How far would you go to find your beloved lost pet? For one Washington couple, the ends of the Earth wouldn’t have been far enough.
The New York Times detailed the harrowing tale of Carole and Verne King, who were vacationing in Kalispell, Montana with their 7-year-old Border collie, Katie. The couple went to a stock-car race one night and returned to their hotel to find that Katie was no longer in their room. She had apparently figured out how to unlock the door and escape. The King’s thought she may have been scared by a thunderstorm.
The hotel’s front desk attendant told the couple she saw a dog run out the front door several hours earlier.
The Kings searched for Katie all night but couldn’t find her. The couple, both former law-enforcement officers from Los Angeles, treated Katie’s disappearance like a case. In addition to posting Katie’s picture on light polls and around the community and on the Internet, they examined the area around the hotel and nearby alfalfa fields for signs of their lost dog. They searched for tracks and droppings but found nothing.
Fifteen days into the search, the couple took a new approach. They purchased two cameras typically used by wildlife researchers that record when animals are sensed. They also purchased animal traps and baited them with Katie’s favorite snack. Carole started “jogging and biking around the neighborhoods, hoping that her sweat could signal the dog that her family was near,” the Times reported. They also left used clothing, Katie’s blanket, and her bowl around the area.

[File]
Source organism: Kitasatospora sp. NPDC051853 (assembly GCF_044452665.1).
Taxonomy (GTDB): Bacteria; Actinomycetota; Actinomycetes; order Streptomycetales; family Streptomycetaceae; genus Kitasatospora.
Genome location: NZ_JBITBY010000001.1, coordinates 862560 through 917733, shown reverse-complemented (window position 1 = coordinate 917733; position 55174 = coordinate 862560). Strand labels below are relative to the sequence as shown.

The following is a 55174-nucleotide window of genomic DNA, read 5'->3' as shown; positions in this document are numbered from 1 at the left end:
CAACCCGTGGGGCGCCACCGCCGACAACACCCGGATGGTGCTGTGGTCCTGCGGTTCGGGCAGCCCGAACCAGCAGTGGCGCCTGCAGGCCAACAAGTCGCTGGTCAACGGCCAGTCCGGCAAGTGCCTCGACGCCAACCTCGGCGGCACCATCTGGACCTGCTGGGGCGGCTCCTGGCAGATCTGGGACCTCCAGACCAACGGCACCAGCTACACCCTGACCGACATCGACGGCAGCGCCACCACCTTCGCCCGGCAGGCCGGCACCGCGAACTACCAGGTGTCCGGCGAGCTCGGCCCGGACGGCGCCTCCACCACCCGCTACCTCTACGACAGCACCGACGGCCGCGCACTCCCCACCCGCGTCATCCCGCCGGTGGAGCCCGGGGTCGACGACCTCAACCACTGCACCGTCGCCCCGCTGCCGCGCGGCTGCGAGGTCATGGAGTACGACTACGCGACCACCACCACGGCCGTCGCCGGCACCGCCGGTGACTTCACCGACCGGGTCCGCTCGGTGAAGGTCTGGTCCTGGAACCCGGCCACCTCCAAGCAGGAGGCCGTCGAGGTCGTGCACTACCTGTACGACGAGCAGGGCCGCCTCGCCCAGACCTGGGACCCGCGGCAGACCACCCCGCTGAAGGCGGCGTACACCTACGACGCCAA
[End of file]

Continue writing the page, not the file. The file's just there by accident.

The couple also had hair shavings and horse manure shipped from their farm back home, hoping the familiar scents would attract Katie.
They followed up on every lead and purchased night-vision goggles to look for Katie at night.
Thirty-seven days into the search, Carole needed to return home to her job as a postal carrier in Spokane, Washington. When she learned she would not be able to take any additional time off, she gave her notice. The couple was retired and living on pensions, but she supplemented their income with this job.
“Katie was just more important to me,” Carole told the Times. “I just said, ‘I’ll finish this week, and that’s it.’”
Carole returned to Kalispell. Verne then left the town to return home and care for the farm and their other pets.
Fifty-three days into the search, Carole considered giving up, but Verne encouraged her to keep going. Thankfully for the Kings, the Kalispell community opened their hearts to the couple. One person let the Kings stay in their home, others spent hours searching for Katie. Still others allowed the couple to search their property.
“We can’t believe that community up there,” Verne told the Times.
Fifty-seven days into the search, a miracle occurred. Carole received a tip that a homeowner near the hotel saw a dog matching Katie’s description in their backyard. When Carole arrived, the dog was gone. Carole and a friend searched the area. A couple said there was a dog sitting under a nearby tree. Everyone began calling Katie’s name. Soon, everyone let Carole call Katie, and the dog immediately ran to her and jumped into her arms.
“All I could think about was, ‘I’m done. I got her,’” Carole told the Times. “I was crying, I was holding onto her, wrapped her up in a bear hug. I couldn’t get her in the car fast enough to close her in so I wouldn’t lose her again.”
Katie was filthy and dehydrated from her ordeal and had lost 15 pounds. A local emergency vet took care of Katie, and the family was reunited soon after.